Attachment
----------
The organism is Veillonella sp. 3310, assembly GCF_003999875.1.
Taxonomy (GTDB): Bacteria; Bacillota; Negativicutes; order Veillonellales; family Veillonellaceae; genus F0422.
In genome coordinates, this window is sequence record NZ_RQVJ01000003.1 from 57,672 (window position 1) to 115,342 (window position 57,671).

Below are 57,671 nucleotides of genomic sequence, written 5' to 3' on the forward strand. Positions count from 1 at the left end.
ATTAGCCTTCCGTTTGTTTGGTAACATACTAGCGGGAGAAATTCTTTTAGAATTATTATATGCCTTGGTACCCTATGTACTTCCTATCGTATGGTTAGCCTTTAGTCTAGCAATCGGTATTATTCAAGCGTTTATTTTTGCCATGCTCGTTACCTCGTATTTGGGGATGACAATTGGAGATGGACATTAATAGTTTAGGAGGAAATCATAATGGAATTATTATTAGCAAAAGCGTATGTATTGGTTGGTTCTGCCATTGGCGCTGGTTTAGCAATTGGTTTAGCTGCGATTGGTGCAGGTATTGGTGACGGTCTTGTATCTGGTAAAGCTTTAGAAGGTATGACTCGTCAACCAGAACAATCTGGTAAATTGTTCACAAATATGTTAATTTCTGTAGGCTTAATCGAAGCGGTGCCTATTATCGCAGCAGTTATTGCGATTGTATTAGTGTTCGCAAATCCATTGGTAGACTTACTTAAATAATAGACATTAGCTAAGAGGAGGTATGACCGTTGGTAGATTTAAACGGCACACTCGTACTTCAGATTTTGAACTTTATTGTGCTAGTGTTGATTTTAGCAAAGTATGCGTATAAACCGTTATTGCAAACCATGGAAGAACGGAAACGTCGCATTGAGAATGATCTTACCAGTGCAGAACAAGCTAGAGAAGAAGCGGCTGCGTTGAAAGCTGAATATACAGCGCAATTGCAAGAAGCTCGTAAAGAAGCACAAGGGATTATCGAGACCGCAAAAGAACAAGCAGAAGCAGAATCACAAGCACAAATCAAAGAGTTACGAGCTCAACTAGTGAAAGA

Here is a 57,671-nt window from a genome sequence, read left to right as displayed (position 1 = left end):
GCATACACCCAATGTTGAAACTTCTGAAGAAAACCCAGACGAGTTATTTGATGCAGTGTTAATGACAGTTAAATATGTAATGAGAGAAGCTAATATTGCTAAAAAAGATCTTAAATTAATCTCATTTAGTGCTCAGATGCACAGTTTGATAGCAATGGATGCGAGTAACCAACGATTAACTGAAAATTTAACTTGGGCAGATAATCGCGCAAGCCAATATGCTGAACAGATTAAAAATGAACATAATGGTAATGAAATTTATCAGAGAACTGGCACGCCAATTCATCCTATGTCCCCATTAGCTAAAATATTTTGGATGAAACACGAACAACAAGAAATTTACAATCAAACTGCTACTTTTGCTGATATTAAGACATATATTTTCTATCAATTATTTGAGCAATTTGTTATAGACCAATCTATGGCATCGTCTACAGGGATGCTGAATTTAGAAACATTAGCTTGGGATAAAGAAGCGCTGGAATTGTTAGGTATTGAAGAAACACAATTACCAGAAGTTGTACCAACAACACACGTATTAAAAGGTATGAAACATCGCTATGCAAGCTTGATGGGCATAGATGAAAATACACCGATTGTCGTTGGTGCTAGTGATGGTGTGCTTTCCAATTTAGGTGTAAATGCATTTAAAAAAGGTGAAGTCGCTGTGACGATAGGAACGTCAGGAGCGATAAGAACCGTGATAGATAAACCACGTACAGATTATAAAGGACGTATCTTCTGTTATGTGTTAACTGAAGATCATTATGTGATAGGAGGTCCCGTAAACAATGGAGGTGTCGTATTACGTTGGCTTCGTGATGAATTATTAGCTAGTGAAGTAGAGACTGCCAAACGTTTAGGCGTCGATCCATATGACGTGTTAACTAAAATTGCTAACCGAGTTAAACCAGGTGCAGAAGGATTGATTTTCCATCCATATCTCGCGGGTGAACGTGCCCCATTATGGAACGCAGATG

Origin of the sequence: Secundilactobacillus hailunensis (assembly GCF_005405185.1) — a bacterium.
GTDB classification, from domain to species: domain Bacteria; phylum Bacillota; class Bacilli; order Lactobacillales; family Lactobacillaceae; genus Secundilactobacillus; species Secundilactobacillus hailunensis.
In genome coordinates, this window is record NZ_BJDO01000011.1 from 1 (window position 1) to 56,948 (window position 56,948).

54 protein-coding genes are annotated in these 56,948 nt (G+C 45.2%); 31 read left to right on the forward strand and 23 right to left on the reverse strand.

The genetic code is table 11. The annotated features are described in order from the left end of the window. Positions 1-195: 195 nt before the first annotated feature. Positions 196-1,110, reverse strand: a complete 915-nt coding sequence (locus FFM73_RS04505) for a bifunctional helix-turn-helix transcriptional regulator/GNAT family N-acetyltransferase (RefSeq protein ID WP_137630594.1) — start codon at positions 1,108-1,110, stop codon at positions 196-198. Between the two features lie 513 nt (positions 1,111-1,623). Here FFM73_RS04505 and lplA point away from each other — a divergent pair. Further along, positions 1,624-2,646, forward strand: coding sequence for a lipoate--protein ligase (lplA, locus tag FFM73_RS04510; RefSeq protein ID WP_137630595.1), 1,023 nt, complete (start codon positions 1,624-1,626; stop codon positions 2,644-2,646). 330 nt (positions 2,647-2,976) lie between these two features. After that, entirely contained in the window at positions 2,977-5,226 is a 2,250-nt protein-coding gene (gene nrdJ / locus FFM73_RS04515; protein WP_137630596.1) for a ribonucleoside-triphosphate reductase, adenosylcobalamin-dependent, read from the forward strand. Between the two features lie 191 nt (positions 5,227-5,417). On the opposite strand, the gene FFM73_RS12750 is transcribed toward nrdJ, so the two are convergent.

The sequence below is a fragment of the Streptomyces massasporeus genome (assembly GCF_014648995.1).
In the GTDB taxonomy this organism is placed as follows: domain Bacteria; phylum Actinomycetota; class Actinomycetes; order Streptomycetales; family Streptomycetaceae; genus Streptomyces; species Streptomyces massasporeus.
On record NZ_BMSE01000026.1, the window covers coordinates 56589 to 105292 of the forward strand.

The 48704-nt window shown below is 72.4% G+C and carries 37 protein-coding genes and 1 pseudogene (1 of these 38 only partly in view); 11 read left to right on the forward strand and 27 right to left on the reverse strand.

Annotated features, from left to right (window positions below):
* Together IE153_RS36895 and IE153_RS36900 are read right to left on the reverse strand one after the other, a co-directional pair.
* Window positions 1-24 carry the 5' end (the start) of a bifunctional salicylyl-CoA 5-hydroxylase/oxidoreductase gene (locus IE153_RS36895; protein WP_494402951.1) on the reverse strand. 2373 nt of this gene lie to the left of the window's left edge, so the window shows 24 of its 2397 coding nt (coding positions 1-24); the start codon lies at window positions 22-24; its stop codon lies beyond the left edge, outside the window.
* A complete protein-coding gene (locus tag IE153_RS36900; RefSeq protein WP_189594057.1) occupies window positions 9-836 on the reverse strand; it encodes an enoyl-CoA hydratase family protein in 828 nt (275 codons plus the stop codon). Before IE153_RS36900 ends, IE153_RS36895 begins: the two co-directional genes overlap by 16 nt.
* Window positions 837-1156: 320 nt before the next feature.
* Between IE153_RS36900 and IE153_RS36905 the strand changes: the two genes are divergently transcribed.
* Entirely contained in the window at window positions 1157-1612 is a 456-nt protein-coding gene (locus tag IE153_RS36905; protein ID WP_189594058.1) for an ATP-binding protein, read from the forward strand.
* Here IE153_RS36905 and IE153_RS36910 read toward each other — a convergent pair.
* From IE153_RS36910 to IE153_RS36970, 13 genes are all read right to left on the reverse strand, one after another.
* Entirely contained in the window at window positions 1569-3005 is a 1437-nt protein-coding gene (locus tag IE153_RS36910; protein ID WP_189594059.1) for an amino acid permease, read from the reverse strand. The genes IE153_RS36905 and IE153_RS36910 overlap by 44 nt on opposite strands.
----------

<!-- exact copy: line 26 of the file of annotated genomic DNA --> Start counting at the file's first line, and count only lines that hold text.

* Entirely contained in the window at window positions 1569-3005 is a 1437-nt protein-coding gene (locus tag IE153_RS36910; protein ID WP_189594059.1) for an amino acid permease, read from the reverse strand. The genes IE153_RS36905 and IE153_RS36910 overlap by 44 nt on opposite strands.